In some places, the first week of practice may be the most dangerous of the entire high school football season. While there’s less contact involved, the season beginning at the hottest time of the year manifests different dangers. Specifically, teams must find a way to avoid heat-related illnesses that can sometimes be lethal.
One of the hottest states that’s beginning high school practices today is Kansas, where the temperature is around 108 degrees Fahrenheit, according to the Times Record’s Jonathan Hull.
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Several coaches and athletic trainers spoke with the Record about the issue, including Electra head coach Josh McKiddy, with this clean right hook at coaches who push their players too far in the heat.
“We’ve been practicing it all summer…Be aware of the excessive heat and pay attention to your kids. You occasionally see stories about kids getting sick because coaches don’t consider the effect the heat can have on kids. If you’re so stubborn, you’re gonna ignore that, well, that’s a pretty big personal issue.”
As for specifics, some schools are starting their practices early in the morning – such as Hirschi and Wichita Walls, which kick off their practices today at 8 a.m. Other schools have made hydration mandatory.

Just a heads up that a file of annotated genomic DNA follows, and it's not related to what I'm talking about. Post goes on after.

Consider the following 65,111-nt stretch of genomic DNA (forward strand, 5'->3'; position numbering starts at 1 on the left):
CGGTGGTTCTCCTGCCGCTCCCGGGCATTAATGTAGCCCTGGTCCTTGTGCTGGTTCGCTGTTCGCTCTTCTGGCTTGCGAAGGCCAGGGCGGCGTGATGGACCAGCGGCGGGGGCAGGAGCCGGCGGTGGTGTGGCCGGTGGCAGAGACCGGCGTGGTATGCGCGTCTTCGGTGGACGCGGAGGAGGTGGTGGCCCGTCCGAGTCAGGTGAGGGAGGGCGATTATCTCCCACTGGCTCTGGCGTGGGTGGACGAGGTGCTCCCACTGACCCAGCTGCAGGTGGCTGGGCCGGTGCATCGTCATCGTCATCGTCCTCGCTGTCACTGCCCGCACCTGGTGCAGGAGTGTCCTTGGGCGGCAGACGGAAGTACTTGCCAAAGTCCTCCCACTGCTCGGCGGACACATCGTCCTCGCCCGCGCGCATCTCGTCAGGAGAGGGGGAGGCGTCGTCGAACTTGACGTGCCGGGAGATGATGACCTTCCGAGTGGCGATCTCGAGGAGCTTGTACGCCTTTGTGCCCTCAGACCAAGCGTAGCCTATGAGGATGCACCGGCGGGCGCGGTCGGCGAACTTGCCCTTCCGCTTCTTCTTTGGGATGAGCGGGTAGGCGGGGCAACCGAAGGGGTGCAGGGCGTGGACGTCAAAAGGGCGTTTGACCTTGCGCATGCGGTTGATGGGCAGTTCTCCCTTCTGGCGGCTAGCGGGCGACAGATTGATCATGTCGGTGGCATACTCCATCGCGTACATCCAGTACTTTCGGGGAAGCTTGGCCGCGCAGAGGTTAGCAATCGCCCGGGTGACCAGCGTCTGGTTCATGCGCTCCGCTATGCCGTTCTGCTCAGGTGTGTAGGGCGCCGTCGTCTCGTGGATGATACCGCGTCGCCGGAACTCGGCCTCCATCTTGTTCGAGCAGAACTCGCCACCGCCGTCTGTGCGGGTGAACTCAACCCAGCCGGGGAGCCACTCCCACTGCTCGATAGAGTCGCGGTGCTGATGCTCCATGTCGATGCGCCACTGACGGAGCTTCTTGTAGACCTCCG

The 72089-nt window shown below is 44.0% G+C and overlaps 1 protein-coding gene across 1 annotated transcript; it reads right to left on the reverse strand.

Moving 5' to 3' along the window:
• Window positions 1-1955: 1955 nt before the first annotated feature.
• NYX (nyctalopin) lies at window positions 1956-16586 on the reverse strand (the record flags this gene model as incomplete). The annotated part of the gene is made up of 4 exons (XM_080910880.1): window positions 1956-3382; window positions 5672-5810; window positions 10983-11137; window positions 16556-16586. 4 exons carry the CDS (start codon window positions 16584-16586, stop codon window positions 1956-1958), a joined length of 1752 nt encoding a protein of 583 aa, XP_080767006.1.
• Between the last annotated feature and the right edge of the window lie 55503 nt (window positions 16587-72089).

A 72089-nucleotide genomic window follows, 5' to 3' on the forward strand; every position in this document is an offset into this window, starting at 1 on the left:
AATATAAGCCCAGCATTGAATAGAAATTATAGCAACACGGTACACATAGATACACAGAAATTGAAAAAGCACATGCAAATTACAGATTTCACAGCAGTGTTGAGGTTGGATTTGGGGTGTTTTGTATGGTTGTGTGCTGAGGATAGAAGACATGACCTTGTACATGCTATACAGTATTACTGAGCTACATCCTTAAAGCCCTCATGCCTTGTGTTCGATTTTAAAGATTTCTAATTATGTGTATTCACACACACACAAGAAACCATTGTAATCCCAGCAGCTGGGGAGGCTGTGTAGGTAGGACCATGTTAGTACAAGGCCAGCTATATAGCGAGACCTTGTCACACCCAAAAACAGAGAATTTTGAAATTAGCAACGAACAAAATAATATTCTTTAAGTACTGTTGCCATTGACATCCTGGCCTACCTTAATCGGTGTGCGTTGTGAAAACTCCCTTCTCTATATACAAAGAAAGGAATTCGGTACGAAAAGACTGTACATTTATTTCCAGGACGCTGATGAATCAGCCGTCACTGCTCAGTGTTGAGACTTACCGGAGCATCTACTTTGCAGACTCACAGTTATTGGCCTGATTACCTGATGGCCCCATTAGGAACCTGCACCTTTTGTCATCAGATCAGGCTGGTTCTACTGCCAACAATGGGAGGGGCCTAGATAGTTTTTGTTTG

There are also hard lines in some cases, like one district, which will not allow outdoor practices to occur if the heat index reaches 111.
McKiddy added: “UIL [University Interscholastic League] has required safety training that covers what to look for regarding heat stroke, but we take measures beyond that,” he noted. “We have an action plan in place for different coaches to know where the nearest ice machine is and things like that. Each coach has a different responsibility on who they’re supposed to contact or what they’re supposed to do in case of an emergency.”
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